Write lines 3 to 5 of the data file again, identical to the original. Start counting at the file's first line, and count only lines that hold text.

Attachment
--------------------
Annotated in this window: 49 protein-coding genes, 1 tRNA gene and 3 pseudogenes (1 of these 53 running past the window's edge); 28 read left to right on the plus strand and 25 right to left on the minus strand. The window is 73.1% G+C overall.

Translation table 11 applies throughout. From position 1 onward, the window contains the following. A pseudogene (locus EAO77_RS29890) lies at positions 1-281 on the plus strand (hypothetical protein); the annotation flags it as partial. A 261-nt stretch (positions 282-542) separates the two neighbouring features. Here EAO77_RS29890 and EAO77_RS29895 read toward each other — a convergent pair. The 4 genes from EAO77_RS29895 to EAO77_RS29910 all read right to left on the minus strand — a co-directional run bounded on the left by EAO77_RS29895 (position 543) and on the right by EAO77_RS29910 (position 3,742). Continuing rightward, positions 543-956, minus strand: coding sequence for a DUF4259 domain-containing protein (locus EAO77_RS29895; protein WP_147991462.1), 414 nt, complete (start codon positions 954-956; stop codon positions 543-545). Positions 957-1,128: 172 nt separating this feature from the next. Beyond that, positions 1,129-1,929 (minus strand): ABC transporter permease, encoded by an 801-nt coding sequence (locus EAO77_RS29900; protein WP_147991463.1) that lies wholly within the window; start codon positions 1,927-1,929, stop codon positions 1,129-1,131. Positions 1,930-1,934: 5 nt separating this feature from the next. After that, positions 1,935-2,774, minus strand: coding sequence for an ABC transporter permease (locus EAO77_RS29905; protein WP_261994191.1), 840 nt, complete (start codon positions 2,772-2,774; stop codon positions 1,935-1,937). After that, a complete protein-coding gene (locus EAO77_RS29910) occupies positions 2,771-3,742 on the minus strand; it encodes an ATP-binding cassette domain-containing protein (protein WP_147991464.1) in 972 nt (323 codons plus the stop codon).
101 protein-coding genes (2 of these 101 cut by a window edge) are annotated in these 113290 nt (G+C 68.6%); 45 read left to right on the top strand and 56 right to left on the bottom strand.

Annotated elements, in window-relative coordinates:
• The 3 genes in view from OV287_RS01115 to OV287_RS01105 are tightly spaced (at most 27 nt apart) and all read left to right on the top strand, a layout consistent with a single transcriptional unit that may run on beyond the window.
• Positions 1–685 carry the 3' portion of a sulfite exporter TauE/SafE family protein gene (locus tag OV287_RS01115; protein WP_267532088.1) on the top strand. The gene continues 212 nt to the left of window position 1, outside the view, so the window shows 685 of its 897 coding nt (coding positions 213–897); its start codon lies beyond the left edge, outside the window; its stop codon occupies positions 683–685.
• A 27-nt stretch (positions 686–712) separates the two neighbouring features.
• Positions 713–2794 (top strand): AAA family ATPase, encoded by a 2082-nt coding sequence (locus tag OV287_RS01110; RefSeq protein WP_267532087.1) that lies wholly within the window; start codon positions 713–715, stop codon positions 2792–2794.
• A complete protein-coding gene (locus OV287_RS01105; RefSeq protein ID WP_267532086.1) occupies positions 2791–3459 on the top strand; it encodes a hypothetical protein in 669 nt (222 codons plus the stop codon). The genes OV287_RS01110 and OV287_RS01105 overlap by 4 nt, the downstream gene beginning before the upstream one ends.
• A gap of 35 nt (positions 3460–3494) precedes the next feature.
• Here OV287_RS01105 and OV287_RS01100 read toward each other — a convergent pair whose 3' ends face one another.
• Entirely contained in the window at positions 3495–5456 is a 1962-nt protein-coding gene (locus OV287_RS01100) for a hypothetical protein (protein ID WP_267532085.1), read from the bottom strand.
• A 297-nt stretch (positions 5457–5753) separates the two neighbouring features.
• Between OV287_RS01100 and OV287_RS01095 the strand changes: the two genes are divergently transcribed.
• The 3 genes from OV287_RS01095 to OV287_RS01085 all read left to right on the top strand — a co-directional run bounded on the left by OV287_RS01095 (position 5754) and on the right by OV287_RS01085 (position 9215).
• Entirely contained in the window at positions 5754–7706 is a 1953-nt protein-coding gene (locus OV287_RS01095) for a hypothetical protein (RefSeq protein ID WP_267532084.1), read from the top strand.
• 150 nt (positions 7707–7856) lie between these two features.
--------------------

101 protein-coding genes (2 of these 101 cut by a window edge) are annotated in these 113290 nt (G+C 68.6%); 45 read left to right on the top strand and 56 right to left on the bottom strand.

Annotated elements, in window-relative coordinates:
• The 3 genes in view from OV287_RS01115 to OV287_RS01105 are tightly spaced (at most 27 nt apart) and all read left to right on the top strand, a layout consistent with a single transcriptional unit that may run on beyond the window.